By Letitia Elizabeth Landon
Ay, gaze upon her rose-wreathed hair,
And gaze upon her smile;
Seem as you drank the very air
Her breath perfumed the while:
And wake for her the gifted line,
That wild and witching lay,
And swear your heart is as a shrine,
That only owns her sway.
’Tis well: I am revenged at last,—
Mark you that scornful cheek,—
The eye averted as you pass’d,
Spoke more than words could speak.
Ay, now by all the bitter tears
That I have shed for thee,—
The racking doubts, the burning fears,—
Avenged they well may be—
By the nights pass’d in sleepless care,
The days of endless woe;
All that you taught my heart to bear,
All that yourself will know.
I would not wish to see you laid
Within an early tomb;
I should forget how you betray’d,
And only weep your doom:
But this is fitting punishment,
To live and love in vain,—
Oh my wrung heart, be thou content,
And feed upon his pain.
Go thou and watch her lightest sigh,—
Thine own it will not be;
And bask beneath her sunny eye,—
It will not turn on thee.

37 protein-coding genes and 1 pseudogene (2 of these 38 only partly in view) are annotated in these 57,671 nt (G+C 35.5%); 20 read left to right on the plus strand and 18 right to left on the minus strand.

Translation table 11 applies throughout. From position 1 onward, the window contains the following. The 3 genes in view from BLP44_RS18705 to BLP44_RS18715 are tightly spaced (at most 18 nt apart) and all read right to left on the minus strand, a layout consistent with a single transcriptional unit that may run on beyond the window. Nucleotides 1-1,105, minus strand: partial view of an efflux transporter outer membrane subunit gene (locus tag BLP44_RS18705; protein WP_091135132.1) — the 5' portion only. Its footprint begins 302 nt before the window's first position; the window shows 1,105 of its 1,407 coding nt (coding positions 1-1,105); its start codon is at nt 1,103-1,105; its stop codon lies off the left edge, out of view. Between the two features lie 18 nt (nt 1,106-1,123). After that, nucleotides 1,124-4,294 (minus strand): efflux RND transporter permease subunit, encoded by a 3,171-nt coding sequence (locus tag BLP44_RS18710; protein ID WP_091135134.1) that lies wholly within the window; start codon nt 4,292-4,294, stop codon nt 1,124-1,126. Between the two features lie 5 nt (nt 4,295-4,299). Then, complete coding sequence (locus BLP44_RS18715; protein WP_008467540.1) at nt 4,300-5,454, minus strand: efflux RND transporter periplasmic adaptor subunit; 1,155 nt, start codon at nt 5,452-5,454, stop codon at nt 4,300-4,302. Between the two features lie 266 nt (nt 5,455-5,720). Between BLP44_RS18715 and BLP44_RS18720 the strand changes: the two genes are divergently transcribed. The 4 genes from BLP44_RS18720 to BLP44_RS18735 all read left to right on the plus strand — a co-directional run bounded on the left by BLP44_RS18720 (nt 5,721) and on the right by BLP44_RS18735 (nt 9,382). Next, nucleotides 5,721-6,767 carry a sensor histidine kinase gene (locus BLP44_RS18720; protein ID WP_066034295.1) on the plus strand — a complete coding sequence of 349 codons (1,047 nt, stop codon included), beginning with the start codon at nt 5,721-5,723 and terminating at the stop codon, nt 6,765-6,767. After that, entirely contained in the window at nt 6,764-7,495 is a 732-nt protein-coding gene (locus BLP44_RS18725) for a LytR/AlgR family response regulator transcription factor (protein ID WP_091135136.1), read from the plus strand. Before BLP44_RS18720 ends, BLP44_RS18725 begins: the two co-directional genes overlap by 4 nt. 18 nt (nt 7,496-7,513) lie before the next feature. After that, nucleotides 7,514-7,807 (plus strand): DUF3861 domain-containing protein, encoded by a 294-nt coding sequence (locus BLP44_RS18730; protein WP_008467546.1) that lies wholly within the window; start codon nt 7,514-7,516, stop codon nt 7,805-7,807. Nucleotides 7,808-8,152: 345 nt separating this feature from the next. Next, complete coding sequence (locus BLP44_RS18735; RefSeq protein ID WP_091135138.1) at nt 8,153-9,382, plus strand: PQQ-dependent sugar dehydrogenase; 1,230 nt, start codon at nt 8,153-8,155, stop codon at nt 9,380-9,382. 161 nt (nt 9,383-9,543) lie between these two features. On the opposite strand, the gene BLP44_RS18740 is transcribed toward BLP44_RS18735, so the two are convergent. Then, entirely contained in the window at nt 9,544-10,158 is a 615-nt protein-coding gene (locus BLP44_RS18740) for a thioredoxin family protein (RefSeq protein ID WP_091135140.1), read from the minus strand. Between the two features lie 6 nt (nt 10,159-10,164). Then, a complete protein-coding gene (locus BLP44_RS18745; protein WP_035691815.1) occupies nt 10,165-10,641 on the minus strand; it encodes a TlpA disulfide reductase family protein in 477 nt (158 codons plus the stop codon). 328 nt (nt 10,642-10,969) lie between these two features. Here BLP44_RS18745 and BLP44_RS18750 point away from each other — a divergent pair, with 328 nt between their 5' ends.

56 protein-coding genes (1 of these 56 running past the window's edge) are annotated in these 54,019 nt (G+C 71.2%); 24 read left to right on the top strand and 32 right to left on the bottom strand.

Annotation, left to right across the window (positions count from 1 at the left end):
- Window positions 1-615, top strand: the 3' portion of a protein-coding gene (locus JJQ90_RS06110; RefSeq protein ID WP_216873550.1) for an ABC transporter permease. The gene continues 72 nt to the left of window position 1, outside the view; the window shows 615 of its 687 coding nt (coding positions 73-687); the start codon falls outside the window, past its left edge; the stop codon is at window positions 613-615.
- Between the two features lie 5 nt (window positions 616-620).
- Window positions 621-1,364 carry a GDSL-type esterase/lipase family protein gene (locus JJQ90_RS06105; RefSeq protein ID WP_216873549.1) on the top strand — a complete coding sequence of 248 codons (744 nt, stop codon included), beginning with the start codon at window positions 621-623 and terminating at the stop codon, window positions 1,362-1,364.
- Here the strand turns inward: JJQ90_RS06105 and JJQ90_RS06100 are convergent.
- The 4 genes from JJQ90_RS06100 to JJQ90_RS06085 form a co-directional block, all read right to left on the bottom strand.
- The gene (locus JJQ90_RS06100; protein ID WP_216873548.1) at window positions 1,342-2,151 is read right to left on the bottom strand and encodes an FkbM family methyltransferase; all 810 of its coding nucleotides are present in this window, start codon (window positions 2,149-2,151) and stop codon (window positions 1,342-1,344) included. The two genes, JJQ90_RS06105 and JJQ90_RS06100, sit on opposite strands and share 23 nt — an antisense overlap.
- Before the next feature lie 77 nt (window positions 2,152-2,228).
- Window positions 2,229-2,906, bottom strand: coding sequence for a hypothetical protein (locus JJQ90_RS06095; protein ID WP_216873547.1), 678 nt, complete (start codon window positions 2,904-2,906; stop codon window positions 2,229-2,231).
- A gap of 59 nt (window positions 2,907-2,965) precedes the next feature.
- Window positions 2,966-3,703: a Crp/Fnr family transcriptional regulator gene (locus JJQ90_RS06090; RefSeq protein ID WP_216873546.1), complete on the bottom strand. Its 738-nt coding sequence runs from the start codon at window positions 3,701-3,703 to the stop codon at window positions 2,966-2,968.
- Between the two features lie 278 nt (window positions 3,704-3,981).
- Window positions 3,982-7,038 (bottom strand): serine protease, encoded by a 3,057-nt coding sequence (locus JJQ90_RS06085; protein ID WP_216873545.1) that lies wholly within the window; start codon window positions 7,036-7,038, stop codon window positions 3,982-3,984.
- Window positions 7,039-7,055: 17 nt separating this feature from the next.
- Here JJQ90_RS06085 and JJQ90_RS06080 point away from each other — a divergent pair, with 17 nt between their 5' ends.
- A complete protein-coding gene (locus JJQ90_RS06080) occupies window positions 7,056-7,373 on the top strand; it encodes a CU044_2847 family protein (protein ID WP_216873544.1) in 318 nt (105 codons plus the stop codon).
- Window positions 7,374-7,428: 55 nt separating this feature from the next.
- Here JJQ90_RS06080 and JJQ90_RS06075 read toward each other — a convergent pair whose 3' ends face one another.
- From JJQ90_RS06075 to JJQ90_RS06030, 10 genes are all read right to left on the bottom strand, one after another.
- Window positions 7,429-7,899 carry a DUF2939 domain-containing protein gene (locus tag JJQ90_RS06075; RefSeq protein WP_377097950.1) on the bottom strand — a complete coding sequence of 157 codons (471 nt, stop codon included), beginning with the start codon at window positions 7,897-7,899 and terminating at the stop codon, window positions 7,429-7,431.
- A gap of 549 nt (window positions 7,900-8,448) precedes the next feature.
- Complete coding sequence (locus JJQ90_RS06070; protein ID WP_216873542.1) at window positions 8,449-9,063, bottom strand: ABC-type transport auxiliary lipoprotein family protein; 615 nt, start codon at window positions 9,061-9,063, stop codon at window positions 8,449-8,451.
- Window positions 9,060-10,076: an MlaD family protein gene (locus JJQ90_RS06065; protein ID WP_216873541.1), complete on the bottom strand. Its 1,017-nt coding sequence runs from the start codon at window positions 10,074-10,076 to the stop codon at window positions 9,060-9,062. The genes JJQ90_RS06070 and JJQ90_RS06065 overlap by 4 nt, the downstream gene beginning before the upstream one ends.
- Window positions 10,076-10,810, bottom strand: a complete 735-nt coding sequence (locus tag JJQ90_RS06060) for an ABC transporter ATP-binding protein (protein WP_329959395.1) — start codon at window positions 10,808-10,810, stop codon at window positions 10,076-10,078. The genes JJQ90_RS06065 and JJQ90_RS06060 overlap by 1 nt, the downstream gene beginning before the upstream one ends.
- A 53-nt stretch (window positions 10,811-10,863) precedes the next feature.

’Tis well: the rack, the chain, the wheel,
Far better hadst thou proved;
Ev’n I could almost pity feel,
For thou art not beloved.
Letitia Elizabeth Landon was born London, England. After her schooling in Chelsea, she began contributing to a weekly literary magazine called Literary Gazette, eventually becoming one of its editors. She published several poetry collections including The Fate of Adelaide and The Improvisatrice. In addition to poetry, L. E. L., as she was known to her readers, wrote several novels, although she always considered poetry her first literary language. Her gently romantic style was very popular at the time. She died in 1838 from an overdose of hydrocyanic acid, which is said to have been accidental.
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